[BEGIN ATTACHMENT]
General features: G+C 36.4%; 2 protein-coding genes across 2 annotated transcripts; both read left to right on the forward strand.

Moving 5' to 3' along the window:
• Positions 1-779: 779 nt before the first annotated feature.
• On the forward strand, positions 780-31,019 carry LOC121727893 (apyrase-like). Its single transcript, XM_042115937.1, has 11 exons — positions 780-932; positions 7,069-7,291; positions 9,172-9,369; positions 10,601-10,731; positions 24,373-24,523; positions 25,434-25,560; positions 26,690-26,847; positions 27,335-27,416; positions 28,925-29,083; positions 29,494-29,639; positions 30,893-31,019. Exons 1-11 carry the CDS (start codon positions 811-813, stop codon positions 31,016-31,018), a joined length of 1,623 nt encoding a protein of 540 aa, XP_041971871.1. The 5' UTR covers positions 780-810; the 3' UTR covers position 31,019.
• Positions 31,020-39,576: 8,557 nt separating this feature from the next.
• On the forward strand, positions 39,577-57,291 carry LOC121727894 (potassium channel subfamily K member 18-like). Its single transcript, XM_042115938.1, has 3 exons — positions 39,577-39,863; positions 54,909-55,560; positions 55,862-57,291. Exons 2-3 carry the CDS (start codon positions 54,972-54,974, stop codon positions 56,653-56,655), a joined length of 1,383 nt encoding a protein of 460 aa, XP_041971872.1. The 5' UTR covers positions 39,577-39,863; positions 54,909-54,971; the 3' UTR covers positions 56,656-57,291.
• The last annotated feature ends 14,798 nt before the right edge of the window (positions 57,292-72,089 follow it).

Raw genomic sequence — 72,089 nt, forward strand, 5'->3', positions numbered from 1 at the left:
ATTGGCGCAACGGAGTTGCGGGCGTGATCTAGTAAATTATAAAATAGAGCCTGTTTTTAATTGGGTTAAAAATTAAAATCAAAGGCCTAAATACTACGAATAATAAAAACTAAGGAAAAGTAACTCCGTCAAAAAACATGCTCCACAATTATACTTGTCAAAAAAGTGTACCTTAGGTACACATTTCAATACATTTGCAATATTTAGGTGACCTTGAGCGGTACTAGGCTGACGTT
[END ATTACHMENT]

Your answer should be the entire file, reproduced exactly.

General features: G+C 36.4%; 2 protein-coding genes across 2 annotated transcripts; both read left to right on the forward strand.

Moving 5' to 3' along the window:
• Positions 1-779: 779 nt before the first annotated feature.
• On the forward strand, positions 780-31,019 carry LOC121727893 (apyrase-like). Its single transcript, XM_042115937.1, has 11 exons — positions 780-932; positions 7,069-7,291; positions 9,172-9,369; positions 10,601-10,731; positions 24,373-24,523; positions 25,434-25,560; positions 26,690-26,847; positions 27,335-27,416; positions 28,925-29,083; positions 29,494-29,639; positions 30,893-31,019. Exons 1-11 carry the CDS (start codon positions 811-813, stop codon positions 31,016-31,018), a joined length of 1,623 nt encoding a protein of 540 aa, XP_041971871.1. The 5' UTR covers positions 780-810; the 3' UTR covers position 31,019.
• Positions 31,020-39,576: 8,557 nt separating this feature from the next.
• On the forward strand, positions 39,577-57,291 carry LOC121727894 (potassium channel subfamily K member 18-like). Its single transcript, XM_042115938.1, has 3 exons — positions 39,577-39,863; positions 54,909-55,560; positions 55,862-57,291. Exons 2-3 carry the CDS (start codon positions 54,972-54,974, stop codon positions 56,653-56,655), a joined length of 1,383 nt encoding a protein of 460 aa, XP_041971872.1. The 5' UTR covers positions 39,577-39,863; positions 54,909-54,971; the 3' UTR covers positions 56,656-57,291.
• The last annotated feature ends 14,798 nt before the right edge of the window (positions 57,292-72,089 follow it).

Raw genomic sequence — 72,089 nt, forward strand, 5'->3', positions numbered from 1 at the left:
ATTGGCGCAACGGAGTTGCGGGCGTGATCTAGTAAATTATAAAATAGAGCCTGTTTTTAATTGGGTTAAAAATTAAAATCAAAGGCCTAAATACTACGAATAATAAAAACTAAGGAAAAGTAACTCCGTCAAAAAACATGCTCCACAATTATACTTGTCAAAAAAGTGTACCTTAGGTACACATTTCAATACATTTGCAATATTTAGGTGACCTTGAGCGGTACTAGGCTGACGTT